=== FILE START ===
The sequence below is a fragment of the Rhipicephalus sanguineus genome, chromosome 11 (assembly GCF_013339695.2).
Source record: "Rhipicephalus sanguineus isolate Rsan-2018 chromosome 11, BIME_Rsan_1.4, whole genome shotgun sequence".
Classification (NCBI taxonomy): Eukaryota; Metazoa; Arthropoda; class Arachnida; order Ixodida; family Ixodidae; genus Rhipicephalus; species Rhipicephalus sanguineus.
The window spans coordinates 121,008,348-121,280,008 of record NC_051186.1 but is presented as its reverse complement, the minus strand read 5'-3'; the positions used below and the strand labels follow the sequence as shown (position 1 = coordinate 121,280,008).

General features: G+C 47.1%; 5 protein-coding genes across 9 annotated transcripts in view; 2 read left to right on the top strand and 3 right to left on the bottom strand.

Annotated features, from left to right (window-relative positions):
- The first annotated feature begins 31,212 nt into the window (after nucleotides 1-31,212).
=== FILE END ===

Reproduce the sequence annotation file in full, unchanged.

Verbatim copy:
The sequence below is a fragment of the Rhipicephalus sanguineus genome, chromosome 11 (assembly GCF_013339695.2).
Source record: "Rhipicephalus sanguineus isolate Rsan-2018 chromosome 11, BIME_Rsan_1.4, whole genome shotgun sequence".
Classification (NCBI taxonomy): Eukaryota; Metazoa; Arthropoda; class Arachnida; order Ixodida; family Ixodidae; genus Rhipicephalus; species Rhipicephalus sanguineus.
The window spans coordinates 121,008,348-121,280,008 of record NC_051186.1 but is presented as its reverse complement, the minus strand read 5'-3'; the positions used below and the strand labels follow the sequence as shown (position 1 = coordinate 121,280,008).

General features: G+C 47.1%; 5 protein-coding genes across 9 annotated transcripts in view; 2 read left to right on the top strand and 3 right to left on the bottom strand.

Annotated features, from left to right (window-relative positions):
- The first annotated feature begins 31,212 nt into the window (after nucleotides 1-31,212).